I have not ever heard anything about making age adjustments. In fact I was just at my son's pediatrician discussing this very issue today. My son's total IGA is 34 (quite low) with normal starting at like 81. We had a long conversation about what it means to be IGA deficient and how that number effects tTg (as in renders it a useless indicator of Celiac). But she never mentioned adjusting the total IGA for age. Oh, by the way, my son is 7 1/2.

I have also been surfing the net for any info about immunoglobulin IGA and how a low number in this area can scew the celiac panel - and have seen no mention of adjustments. So, I would double check that.

good luck!

barb

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Guest Maggi315

I just talked with Quest diagnostics labs this week (I have an account through my midwifery office). yes, there are different values based on age. for example, my 5 year old, the range starts at 33 being normal. My 12yo starts at 70 being normal. If you do a pub med search, there are several articles about the different values. Basically, as you grow older, you have rising levels. some of the studies on their found that kids with borderline or slightly low caught up to normal in a few years with or without a change in diet or lifestyle. You could try to look on quest website, not sure if the ranges are on there, but they wwer very nice about it when I called, explaining the ranges to me.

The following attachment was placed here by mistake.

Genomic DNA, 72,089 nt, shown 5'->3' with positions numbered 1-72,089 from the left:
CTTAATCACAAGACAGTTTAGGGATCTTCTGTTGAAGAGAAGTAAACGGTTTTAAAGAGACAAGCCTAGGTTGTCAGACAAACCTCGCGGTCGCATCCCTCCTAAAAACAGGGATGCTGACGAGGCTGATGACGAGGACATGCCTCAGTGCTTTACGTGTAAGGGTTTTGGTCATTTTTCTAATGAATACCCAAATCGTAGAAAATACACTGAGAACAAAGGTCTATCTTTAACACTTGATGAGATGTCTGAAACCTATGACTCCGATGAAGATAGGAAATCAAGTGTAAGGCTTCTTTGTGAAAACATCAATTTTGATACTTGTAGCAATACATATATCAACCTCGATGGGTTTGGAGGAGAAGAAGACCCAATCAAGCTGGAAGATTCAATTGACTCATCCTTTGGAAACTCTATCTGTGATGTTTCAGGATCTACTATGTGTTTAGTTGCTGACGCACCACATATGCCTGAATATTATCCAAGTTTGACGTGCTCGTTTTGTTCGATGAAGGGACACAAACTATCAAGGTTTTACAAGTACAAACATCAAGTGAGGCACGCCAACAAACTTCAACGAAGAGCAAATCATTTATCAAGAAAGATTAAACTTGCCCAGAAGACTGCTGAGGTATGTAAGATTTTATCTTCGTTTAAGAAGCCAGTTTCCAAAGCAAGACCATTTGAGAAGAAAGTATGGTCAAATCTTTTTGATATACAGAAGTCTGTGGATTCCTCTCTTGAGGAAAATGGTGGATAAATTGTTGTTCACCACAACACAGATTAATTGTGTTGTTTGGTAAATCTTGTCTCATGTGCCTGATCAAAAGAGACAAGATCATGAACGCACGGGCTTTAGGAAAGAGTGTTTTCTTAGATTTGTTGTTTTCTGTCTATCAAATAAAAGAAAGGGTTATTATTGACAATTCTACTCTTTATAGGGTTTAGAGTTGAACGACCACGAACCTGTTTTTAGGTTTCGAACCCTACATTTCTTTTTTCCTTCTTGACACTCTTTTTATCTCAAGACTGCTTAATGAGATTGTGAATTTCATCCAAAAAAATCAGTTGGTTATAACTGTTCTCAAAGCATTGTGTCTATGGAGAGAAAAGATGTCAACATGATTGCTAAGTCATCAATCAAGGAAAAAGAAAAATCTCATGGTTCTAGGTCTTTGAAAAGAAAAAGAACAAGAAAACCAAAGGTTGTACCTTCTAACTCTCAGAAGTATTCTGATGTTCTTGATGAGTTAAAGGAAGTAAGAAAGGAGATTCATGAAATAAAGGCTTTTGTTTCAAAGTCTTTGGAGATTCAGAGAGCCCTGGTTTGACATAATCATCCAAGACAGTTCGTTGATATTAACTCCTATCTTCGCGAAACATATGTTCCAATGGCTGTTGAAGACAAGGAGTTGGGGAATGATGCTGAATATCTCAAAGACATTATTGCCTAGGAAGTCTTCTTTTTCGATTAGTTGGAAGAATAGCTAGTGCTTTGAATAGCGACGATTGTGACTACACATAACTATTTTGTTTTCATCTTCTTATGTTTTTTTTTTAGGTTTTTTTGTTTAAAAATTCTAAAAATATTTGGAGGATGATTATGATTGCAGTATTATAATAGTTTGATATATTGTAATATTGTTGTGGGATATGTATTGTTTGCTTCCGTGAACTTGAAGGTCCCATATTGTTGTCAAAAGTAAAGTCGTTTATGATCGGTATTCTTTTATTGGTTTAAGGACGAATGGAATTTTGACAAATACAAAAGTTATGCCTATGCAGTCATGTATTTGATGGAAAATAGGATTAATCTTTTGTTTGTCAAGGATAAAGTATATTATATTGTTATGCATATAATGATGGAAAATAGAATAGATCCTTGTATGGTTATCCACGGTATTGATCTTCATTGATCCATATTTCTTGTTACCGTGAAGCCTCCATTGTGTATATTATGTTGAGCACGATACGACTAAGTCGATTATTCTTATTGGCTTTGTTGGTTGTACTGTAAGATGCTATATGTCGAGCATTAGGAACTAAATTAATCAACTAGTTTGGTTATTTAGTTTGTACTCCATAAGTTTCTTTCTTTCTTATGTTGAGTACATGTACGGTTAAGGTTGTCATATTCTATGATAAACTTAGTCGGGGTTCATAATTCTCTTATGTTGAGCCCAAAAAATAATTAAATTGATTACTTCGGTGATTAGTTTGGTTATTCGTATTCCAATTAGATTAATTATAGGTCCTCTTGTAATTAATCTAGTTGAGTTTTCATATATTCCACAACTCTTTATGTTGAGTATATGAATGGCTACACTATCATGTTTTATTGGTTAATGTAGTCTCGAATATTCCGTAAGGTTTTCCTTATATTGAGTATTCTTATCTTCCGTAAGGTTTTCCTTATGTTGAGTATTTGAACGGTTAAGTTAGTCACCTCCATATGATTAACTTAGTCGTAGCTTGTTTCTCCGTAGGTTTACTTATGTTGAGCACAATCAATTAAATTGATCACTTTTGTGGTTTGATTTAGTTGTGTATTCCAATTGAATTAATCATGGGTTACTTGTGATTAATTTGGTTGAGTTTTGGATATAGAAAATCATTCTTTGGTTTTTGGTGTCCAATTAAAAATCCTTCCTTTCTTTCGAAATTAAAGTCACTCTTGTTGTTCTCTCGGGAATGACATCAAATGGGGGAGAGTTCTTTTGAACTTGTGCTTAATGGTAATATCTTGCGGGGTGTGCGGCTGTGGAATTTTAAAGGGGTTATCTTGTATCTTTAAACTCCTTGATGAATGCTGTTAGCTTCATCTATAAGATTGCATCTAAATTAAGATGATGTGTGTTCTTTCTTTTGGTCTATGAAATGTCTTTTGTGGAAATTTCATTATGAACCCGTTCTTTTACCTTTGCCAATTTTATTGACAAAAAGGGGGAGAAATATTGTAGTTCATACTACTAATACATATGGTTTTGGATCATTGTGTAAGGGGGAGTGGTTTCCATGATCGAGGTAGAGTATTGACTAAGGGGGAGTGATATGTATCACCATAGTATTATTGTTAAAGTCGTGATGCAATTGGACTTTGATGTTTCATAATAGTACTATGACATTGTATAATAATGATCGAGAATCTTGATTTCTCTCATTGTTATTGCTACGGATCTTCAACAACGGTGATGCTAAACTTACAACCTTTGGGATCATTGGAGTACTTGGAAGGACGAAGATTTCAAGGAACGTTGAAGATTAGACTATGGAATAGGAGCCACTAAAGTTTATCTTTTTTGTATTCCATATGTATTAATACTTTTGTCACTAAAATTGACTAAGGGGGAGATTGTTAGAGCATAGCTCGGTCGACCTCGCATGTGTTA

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I know this is an old post but I stumbled across it looking for the same information. My 12 yo IgA came back at 45 but I wanted to know the age adjusted levels. I found this at the Mayo clinic site so it should be good info and I'm posting in case anyone else out there is looking for this:

Immunoglobulin A

0-<5 months: 7-37 mg/dL

5-<9 months: 16-50 mg/dL

9-<15 months: 27-66 mg/dL

15-<24 months: 36-79 mg/dL

2-<4 years: 27-246 mg/dL

4-<7 years: 29-256 mg/dL

7-<10 years: 34-274 mg/dL

10-<13 years: 42-295 mg/dL

13-<16 years: 52-319 mg/dL

16-<18 years: 60-337 mg/dL

> or =18 years: 61-356 mg/dL

Hope this helps,

Sharon